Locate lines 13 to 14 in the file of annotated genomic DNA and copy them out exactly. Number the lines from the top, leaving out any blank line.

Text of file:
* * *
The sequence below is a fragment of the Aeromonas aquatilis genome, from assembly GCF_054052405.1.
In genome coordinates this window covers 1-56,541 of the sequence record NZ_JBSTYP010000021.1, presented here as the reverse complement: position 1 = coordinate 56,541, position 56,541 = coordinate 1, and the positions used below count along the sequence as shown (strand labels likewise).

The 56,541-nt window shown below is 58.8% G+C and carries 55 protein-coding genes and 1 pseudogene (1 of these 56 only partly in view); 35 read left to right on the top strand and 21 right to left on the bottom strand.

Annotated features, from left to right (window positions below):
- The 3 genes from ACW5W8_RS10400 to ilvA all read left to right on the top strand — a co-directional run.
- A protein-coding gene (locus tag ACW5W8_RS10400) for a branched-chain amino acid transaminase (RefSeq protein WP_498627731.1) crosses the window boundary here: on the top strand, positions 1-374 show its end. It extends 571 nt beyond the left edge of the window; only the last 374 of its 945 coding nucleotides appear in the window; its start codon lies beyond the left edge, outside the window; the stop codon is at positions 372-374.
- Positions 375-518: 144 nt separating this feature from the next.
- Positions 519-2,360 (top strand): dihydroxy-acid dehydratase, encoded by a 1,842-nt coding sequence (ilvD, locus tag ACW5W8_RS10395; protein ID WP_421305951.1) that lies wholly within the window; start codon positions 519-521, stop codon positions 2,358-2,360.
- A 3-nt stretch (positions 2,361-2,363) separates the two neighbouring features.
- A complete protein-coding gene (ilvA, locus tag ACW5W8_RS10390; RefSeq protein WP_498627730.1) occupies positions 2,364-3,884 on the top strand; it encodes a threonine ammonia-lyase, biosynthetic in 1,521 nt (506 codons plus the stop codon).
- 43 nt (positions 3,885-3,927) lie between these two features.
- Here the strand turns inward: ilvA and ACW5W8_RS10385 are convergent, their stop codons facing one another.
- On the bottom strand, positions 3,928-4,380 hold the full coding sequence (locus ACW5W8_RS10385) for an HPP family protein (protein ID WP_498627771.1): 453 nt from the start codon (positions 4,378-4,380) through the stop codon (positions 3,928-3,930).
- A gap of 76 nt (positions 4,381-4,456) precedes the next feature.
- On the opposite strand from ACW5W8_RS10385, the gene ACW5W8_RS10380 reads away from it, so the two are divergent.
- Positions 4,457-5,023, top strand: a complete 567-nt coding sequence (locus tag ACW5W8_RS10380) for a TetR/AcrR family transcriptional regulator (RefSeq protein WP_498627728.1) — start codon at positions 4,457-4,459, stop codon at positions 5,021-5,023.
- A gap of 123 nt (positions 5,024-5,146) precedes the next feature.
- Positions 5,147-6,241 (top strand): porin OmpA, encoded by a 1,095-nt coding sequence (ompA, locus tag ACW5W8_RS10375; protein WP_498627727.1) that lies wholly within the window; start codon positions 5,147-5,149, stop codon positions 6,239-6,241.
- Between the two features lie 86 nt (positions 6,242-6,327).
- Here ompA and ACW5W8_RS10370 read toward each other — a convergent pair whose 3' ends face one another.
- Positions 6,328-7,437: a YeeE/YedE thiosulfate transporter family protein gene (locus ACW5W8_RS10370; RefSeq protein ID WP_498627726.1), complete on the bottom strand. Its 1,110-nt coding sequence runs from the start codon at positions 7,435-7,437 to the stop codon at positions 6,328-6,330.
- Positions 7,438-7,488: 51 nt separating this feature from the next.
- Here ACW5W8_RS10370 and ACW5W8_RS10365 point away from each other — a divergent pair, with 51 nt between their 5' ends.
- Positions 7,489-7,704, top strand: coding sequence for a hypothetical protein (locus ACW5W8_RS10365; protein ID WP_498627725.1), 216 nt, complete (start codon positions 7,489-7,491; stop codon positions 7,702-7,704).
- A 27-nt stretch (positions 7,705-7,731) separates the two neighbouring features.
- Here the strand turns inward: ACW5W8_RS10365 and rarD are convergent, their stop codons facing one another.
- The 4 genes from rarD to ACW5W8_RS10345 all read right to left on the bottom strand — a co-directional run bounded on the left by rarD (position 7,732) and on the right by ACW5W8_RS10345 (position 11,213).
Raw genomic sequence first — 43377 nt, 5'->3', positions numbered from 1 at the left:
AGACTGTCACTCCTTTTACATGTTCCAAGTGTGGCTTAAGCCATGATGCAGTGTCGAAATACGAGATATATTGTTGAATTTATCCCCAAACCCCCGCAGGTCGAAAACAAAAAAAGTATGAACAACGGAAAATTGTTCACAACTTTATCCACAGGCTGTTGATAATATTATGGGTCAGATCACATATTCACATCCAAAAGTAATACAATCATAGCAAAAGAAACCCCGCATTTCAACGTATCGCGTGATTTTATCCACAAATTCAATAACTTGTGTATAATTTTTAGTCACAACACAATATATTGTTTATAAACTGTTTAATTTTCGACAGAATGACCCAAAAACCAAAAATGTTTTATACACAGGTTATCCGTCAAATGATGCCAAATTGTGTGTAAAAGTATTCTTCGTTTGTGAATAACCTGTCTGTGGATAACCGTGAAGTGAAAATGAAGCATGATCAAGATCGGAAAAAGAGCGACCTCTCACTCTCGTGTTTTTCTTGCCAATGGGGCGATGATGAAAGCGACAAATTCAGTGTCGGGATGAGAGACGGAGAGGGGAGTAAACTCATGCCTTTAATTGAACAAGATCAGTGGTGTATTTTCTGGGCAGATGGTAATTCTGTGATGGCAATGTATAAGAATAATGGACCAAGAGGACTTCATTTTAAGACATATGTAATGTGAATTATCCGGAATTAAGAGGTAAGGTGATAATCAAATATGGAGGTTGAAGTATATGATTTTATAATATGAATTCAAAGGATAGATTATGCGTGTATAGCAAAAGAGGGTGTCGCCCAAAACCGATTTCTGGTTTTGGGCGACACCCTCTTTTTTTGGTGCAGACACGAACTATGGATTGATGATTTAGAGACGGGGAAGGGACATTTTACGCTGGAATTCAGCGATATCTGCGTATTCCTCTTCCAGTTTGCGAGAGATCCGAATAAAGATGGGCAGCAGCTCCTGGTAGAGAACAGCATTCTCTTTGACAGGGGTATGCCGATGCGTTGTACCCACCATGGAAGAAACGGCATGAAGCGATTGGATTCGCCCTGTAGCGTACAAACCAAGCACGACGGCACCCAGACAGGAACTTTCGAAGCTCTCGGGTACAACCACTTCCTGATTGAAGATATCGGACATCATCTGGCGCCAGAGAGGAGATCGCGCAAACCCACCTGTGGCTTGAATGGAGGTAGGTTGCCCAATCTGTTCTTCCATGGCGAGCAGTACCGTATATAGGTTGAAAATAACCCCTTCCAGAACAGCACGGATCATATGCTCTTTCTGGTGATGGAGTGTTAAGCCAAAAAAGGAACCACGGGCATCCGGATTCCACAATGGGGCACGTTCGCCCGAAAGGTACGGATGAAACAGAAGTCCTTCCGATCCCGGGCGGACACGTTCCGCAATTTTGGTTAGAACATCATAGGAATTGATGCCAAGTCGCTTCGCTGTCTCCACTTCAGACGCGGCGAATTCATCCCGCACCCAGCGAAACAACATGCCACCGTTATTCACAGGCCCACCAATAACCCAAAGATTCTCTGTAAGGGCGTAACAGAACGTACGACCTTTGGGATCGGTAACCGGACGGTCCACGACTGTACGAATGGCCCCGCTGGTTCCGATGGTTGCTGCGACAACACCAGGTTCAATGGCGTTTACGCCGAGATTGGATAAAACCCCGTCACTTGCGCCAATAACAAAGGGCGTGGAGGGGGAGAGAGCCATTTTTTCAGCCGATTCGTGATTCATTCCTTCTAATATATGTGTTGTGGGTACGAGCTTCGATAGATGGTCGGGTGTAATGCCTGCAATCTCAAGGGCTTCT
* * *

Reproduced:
- On the bottom strand, positions 3,928-4,380 hold the full coding sequence (locus ACW5W8_RS10385) for an HPP family protein (protein ID WP_498627771.1): 453 nt from the start codon (positions 4,378-4,380) through the stop codon (positions 3,928-3,930).
- A gap of 76 nt (positions 4,381-4,456) precedes the next feature.